Taiwan wary of China dependency

by Frédéric Mounier / February 13, 2017 / la-croix.com

In a tense regional context and with American President Donald Trump’s Asian policy yet to be clarified, the Republic of China’s Vice President, Chen Chien-jen, granted an exclusive interview with La Croix. The 65-year-old practicing Catholic, appointed by the President Tsai Ing-wen in 2016, is an internationally renowned epidemiologist.

On Friday, Donald Trump recognized the “One China” principle in a telephone meeting with Xi Jinping, after having previously evoked a possible review of the consensus between Beijing, Taipei, and Washington on “One China”. Should we be worried that this attitude will harm your relationship with Beijing?

Chen Chien-jen: The United States has always played an important role here. Donald Trump’s election will bring about change. Not all members of the administration have yet been appointed and their policy in the region has yet to be established.

But many officials in Trump’s administration are very friendly with Taiwan and have publicly shown their support. I hope to consolidate our relationship based on current foundations. Secretary of State Tillerson recently confirmed his engagement regarding Taiwan.

We accord the same level of importance to our relations with Beijing as with Washington. It is true that future changes are hard to predict. We remain attached to our relationship with the mainland, to the maintenance of peace and regional stability. As for specific positions adopted by Donald Trump, we will continue to be attentive to developments.

Are you at all concerned about the possibility of war in the region?

C. C.: Since we took up our roles [in 2016], Beijing has always insisted on the necessity of maintaining consensus on “One China”, but has unilaterally cut relations between the two administrations. Mainland China has restricted our international space and carried out military maneuvers.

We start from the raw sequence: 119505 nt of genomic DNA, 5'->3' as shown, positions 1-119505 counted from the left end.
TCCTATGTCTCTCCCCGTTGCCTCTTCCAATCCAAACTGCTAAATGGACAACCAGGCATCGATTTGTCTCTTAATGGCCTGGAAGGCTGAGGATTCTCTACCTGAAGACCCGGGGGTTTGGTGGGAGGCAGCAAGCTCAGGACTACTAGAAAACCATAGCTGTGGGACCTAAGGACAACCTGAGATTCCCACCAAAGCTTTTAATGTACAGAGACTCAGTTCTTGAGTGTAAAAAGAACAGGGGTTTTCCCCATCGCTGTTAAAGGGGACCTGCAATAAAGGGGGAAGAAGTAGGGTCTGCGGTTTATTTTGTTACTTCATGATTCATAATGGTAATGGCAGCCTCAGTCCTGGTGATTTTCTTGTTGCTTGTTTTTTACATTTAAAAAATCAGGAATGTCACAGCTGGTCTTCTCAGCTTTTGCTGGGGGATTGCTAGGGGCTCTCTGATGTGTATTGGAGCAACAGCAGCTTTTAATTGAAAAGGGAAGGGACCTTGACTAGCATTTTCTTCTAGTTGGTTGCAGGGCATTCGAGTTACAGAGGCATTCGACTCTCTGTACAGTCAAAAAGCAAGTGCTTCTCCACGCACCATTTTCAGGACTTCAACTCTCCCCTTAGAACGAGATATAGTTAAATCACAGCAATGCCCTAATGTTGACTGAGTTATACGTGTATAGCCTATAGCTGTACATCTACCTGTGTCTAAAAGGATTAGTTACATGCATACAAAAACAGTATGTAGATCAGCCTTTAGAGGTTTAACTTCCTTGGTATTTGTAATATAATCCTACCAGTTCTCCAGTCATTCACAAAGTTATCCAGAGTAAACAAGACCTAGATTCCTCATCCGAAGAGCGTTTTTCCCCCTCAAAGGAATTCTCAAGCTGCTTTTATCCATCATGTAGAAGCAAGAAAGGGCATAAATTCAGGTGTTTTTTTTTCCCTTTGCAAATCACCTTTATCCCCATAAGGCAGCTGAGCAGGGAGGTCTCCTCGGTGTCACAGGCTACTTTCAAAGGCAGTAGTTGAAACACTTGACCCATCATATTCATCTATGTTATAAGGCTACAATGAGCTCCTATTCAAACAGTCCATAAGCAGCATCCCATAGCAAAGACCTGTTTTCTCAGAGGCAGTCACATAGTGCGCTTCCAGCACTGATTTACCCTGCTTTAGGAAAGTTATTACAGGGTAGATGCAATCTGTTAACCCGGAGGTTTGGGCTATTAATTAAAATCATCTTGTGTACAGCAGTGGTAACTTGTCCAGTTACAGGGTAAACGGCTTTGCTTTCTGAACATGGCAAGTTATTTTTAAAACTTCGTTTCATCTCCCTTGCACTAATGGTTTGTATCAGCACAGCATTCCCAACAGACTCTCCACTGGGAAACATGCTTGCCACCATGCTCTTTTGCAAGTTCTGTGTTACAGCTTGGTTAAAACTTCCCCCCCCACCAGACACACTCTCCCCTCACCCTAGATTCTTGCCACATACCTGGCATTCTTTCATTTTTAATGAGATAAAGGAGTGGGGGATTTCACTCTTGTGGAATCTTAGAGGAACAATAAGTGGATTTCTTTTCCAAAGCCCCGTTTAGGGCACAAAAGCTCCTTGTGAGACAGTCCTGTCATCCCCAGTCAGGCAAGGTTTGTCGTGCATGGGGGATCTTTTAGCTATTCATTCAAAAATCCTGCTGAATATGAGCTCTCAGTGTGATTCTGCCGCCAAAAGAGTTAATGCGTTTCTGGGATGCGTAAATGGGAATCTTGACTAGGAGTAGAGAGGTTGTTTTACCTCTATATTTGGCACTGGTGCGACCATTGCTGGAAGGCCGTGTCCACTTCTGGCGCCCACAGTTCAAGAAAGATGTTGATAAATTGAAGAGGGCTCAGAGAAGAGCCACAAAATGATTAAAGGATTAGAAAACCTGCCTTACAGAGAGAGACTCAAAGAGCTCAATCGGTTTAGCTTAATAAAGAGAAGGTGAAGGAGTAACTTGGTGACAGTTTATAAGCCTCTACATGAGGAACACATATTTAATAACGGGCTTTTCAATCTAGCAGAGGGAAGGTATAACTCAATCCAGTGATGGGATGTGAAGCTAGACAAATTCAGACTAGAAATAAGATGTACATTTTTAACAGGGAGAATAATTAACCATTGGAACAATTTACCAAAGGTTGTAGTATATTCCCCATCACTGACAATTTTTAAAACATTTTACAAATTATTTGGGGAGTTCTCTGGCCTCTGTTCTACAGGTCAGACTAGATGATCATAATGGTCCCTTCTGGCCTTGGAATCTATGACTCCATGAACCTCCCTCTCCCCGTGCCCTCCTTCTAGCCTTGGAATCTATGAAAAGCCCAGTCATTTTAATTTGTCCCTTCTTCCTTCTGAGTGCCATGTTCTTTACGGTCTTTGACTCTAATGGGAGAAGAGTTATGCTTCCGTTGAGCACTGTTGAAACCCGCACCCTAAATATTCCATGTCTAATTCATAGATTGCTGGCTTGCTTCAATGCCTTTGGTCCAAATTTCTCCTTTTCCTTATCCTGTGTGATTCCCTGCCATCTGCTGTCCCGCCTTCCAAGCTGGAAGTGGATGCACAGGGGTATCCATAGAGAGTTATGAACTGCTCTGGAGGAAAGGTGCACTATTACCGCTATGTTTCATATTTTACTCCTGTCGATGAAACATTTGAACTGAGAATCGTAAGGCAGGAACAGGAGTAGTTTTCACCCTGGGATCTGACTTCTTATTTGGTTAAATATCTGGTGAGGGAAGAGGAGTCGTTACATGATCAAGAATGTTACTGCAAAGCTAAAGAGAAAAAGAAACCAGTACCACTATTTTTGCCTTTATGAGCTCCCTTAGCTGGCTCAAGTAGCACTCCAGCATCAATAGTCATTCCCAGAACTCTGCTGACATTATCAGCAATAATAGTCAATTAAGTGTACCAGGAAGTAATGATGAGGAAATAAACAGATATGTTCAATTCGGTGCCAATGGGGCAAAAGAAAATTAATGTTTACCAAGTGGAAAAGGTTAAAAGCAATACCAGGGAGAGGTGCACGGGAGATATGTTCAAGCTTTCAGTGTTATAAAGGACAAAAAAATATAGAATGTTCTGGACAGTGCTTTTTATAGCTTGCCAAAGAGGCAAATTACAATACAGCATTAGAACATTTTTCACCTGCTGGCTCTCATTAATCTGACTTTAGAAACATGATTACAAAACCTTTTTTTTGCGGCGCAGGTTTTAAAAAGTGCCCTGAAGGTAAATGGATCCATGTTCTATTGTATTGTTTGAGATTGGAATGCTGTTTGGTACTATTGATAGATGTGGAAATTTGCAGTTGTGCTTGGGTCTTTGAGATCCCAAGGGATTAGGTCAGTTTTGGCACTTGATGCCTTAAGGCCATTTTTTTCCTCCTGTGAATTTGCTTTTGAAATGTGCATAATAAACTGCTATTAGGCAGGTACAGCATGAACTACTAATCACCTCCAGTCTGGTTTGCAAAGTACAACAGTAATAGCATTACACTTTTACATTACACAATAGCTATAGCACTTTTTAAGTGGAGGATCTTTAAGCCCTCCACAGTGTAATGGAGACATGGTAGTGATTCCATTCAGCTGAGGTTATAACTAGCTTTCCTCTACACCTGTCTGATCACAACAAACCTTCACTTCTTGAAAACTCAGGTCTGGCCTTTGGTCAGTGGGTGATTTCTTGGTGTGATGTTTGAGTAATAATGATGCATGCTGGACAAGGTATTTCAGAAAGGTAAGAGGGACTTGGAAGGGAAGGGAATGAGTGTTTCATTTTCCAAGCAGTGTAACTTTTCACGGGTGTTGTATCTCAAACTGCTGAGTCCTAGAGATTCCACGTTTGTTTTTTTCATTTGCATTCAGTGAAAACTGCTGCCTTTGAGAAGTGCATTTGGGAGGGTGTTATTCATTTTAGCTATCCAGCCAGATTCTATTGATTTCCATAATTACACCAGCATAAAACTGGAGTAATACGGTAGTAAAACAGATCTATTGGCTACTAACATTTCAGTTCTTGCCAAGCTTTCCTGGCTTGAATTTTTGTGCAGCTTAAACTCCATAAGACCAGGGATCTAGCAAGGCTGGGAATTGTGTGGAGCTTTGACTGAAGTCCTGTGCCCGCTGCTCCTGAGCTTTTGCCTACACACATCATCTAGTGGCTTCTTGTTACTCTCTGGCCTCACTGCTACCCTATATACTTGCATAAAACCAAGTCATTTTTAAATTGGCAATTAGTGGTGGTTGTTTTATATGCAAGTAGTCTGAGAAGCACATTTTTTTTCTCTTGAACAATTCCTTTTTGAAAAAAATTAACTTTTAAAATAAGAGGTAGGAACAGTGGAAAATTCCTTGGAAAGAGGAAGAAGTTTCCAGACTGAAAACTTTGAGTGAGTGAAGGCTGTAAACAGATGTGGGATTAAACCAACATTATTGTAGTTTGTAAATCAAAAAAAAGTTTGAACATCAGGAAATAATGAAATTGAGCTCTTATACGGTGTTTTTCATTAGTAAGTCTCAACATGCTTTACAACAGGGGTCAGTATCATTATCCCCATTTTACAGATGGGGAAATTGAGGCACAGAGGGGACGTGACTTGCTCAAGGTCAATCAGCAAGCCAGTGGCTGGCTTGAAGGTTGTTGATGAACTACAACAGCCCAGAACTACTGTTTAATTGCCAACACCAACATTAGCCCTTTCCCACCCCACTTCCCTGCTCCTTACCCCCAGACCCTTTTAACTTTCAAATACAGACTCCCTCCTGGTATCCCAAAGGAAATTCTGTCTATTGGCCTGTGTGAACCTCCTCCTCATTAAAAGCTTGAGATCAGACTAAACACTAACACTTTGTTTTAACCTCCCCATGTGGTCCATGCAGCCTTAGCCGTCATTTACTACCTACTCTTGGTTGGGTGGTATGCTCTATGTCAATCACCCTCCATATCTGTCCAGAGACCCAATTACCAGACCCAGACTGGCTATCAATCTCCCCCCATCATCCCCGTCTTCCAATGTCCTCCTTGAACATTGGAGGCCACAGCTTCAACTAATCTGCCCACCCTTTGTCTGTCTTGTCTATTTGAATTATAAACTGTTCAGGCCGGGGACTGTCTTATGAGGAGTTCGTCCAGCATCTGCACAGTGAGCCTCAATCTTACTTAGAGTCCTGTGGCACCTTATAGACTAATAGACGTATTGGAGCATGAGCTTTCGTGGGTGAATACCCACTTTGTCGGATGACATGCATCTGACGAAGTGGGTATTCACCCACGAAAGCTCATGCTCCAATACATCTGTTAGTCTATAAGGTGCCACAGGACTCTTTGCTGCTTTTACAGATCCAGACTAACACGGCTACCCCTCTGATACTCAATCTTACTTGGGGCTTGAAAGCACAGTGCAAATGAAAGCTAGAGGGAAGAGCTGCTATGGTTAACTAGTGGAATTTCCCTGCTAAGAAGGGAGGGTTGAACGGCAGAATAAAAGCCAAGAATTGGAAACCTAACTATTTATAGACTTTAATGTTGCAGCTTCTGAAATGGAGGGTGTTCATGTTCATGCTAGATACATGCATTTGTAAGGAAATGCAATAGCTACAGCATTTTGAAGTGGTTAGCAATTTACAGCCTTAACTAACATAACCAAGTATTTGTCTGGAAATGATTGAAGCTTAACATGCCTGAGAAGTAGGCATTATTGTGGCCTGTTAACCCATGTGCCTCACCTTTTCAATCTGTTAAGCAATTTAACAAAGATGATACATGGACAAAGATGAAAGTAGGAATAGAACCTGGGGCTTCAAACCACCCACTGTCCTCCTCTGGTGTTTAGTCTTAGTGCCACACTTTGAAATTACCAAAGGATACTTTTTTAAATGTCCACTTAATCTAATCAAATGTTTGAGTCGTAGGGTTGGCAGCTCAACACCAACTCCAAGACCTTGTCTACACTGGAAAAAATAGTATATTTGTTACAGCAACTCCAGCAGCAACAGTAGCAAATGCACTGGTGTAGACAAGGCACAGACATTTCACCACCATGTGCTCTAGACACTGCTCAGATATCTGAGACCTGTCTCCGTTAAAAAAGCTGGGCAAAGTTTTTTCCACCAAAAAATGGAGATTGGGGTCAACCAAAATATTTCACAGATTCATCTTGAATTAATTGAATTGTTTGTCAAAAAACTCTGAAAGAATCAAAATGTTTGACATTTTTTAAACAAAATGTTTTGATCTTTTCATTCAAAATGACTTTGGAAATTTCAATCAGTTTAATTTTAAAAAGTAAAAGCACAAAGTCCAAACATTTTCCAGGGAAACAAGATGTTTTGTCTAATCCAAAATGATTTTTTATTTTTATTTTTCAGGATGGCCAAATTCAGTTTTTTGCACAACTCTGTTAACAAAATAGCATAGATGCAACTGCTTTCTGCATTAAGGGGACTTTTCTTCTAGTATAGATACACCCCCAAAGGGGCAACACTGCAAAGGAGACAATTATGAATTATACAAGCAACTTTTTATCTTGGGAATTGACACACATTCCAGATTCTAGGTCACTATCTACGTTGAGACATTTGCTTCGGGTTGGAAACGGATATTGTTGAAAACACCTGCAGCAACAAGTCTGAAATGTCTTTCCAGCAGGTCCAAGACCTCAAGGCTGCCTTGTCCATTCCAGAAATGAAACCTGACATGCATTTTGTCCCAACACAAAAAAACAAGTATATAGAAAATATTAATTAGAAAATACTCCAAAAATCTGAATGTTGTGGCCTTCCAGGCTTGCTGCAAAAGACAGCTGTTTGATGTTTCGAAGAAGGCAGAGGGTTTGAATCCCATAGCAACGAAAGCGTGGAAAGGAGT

This has increased pressure on us. Numerous observers see these actions as part of preparations for the next Congress of the Communist Party China [next autumn]. Their goal is to consolidate power and confirm their responses to changes in the international arena. Pressures on Taiwan are likely to follow.

We have always been clear in our desire to maintain peace and stability on either side of the strait. President Tsai has always demonstrated her respect for the historical facts of the 1992 meeting and reiterated her willingness to pursue bilateral relations.

We continuously demonstrate our goodwill, founded historically and with popular support, to maintain peaceful relations. I think that keeping the peace comes down to collective responsibility on both sides of the water. It requires patience and trust. We call on China to adopt a position based on dialogue and not to take negative initiatives against us.

Taiwan is one of the main investors in mainland China. In this context, how can you maintain sovereignty?

C. C.: Our economic relationship is very important. More than 42,000 Taiwanese investors have 164.6 billion dollars invested in mainland China, equal to 60% of our foreign investment. These figures dropped following changes in the economic environment in China.

But we don’t want to put all our eggs in one basket. We want to reinforce our regional and international links, especially with the United States, Japan, and the European Union. We want to establish a global strategy for South Asia in order to reduce the risk of being too dependent on mainland China.

We also have to redirect our economy, withdraw from nuclear power in 2025 and speed up the transition to green energies (by 20%). We also have to accelerate innovation, attract foreign talent and investment (in medicine, defense, agriculture and the circular economy), and build on our achievements in semiconductors. Read more…



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